Karyn Childs grew up in the small rural town of Featherston in the Wairarapa. She had 4 siblings and a large extended family that she loved spending time with.
The sensory pleasures of being a child are what Karyn remembers most. Her grandfather was a dairy farmer and beekeeper. The nurturing scent of milk and honey filled her nostrils; the golden colours of hay and sunlight brightened her outlook, and the joy she got from the sharp crack of jumping into icy puddles with her gumboots gave her incredible presence in her natural world. Noticing details in her surroundings and tuning into the emotions of others around her inspired a love of storytelling and led to a career in film as a writer and director.
It wasn’t all ‘good’ though - Karyn now jokes about her childhood as being “A traumatic black comedy”. There was no shortage of loss in the river valley Karyn grew up in, in fact, she stopped counting the suicides after the tally grew to 32. There were also several accidental deaths and some unusual ones at that including a boy being dragged into a haymaker, her best friend drowning at the town baths, and other strange occurrences. “I thought it was normal, that everyone died unexpectedly all the time; apparently it’s not?” Karyn softly giggles.
A decade after high school she recounts a reunion with her childhood friend Liz from the same town. They had both written stories about their childhood. Karyn's story focused on tragedy and overcoming grief whereas Liz chose to write a dark comedy, which Karyn recalls made her laugh instead of cry. "It made me realise that our memories of trauma don't have to be all doom and gloom. We can view life through another's lense. It was healing to read Liz's spin. Writing helped us overcome the feeling that death was always knocking on our front door. Our lives had been ruled by anxiety and the fear of loss".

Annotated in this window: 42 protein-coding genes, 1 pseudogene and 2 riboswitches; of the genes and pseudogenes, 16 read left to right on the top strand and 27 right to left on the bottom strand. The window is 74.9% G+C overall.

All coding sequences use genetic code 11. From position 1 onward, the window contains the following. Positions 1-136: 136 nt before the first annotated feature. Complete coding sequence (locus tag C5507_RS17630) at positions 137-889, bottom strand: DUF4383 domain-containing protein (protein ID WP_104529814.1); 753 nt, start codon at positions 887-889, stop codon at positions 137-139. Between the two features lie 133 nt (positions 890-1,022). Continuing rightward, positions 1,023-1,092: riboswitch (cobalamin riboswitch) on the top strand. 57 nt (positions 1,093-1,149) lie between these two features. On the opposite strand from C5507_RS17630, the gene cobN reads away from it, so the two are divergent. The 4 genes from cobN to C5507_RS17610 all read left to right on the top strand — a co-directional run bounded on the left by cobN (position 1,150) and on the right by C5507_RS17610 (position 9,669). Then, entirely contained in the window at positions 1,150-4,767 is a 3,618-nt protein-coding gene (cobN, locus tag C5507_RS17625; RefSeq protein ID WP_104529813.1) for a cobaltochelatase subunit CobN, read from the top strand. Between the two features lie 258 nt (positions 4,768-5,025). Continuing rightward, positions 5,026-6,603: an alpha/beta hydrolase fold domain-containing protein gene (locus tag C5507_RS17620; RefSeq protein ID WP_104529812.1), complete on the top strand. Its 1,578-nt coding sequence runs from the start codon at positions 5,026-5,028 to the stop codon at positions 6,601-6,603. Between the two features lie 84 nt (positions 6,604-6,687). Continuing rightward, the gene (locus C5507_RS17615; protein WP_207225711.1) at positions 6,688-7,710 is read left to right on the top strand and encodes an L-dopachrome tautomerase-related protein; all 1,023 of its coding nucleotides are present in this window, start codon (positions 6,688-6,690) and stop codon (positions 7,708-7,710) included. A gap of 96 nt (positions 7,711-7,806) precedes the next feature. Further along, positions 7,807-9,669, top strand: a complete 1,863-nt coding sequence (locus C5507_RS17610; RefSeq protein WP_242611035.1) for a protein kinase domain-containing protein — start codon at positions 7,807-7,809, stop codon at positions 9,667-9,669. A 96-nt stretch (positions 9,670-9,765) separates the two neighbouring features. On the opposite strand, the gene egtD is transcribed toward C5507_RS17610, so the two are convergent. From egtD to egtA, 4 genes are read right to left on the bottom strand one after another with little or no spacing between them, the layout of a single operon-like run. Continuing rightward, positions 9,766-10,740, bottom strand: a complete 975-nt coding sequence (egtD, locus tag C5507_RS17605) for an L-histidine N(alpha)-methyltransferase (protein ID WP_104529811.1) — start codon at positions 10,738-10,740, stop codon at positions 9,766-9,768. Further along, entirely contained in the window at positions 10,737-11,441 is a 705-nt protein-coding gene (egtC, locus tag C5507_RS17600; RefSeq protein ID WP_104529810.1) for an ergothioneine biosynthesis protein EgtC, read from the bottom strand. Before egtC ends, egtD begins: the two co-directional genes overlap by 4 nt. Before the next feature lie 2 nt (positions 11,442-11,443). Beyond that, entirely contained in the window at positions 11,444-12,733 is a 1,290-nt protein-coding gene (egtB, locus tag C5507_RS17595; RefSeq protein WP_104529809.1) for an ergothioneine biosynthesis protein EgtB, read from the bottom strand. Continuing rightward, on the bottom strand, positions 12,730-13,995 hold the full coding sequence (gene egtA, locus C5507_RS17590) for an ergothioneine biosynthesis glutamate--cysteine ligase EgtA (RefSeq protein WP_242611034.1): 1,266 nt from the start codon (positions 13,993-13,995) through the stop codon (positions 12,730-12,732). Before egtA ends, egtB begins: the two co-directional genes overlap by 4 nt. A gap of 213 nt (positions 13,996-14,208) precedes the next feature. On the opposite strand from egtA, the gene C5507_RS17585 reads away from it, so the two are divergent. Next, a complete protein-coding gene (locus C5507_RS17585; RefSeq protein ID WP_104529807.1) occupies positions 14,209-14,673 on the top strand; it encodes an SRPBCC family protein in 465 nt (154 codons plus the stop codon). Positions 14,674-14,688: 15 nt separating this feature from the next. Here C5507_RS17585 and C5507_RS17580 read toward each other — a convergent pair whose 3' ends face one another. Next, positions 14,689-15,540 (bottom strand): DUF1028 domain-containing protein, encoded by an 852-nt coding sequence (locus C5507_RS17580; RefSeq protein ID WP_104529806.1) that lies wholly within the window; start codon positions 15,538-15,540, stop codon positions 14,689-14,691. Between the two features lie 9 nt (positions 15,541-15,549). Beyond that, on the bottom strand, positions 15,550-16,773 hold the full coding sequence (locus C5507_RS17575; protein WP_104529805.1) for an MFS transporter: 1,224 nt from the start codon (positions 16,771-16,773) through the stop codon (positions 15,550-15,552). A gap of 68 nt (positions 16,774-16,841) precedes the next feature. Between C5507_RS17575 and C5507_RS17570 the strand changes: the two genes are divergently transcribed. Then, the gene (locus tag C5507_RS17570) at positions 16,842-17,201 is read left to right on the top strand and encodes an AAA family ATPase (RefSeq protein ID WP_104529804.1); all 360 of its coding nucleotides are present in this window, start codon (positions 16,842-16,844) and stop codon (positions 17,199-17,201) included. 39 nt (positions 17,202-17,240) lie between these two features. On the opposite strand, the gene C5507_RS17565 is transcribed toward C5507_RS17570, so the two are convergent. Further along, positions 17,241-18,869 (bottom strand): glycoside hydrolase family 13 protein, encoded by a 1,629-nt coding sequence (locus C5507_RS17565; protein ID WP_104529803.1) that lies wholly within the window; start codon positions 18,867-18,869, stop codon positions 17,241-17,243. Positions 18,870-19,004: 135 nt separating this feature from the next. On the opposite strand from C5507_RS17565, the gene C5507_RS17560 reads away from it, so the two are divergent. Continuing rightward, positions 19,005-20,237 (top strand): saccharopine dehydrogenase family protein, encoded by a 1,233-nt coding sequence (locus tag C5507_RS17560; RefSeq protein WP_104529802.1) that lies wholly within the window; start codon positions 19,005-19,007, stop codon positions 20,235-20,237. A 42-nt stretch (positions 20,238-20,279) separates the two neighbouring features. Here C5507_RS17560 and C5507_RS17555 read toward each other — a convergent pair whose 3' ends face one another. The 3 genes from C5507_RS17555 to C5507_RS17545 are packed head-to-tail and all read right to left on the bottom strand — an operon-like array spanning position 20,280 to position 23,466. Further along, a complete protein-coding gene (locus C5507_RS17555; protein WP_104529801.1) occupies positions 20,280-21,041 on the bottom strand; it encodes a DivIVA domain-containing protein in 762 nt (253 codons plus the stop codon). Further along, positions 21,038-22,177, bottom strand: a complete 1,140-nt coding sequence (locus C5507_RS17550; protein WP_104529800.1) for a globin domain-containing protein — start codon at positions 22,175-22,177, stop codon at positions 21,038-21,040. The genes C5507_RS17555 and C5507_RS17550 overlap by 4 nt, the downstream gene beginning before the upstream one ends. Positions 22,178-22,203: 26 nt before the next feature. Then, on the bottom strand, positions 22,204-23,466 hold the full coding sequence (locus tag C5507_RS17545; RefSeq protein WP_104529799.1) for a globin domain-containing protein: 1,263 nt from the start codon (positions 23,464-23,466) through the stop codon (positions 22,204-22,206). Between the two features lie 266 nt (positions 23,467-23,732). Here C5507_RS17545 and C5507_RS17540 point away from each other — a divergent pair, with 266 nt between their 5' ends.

Karyn’s family never imagined her in a career in the arts as she was a sports star dreaming of Olympic gold until her early twenties. While at University doing a B.A. and working part-time as a bouncer in a dodgy nightclub, she met a film director who offered her a job and she and never looked back. She worked as an assistant director for a decade until she had an epiphany. She was going to follow her dream to become a screenwriter. She broke up with her wife, sold everything she owned and moved to the other side of the world.
After two years in London, her dream came true when she was flown to snowy New York to option her first screenplay. She was wined and dined with celebrities at fancy restaurants, “It was unreal, like a dream” explains Karyn. Finance was raised for the film, and the green light was in sight until the 2008 recession hit. The red carpet was pulled out from under her feet, the film was shelved, and everything changed. "It was gut-wrenching at the time. My ego was hammered". Karyn optimistically goes on to explains she had to “awaken” before she was to be of real service through her work in the world. “My approach to creativity has changed. It is now more about collaboration and connection”.
Karyn and her producer business partner are looking to revolutionise the industry by developing a sustainable business model, focusing on the wellbeing of cast and crew, inclusion instead of competition, diversity, training opportunities, and environmentally and family friendly film practices. “The industry is having an overhaul in all areas. Cinema attendance is drastically dying,” explains Karyn. "It's tricky to raise overseas finance for non-mainstream type films as they rarely make a profit. The great thing there’s new opportunities for streaming content which means there are multiple avenues for creatives to show off their work. It will keep changing, and we will keep evolving”.
As well as new film and television series projects in development the team is aiming to create thought-provoking web content focusing on wellbeing, inspirational community projects and conscious businesses.
Karyn is excited to be working among other creatives at The Workshop and looks forward to connecting to as many people as she can. She is also stoked she can bring her dog Lyra to work.
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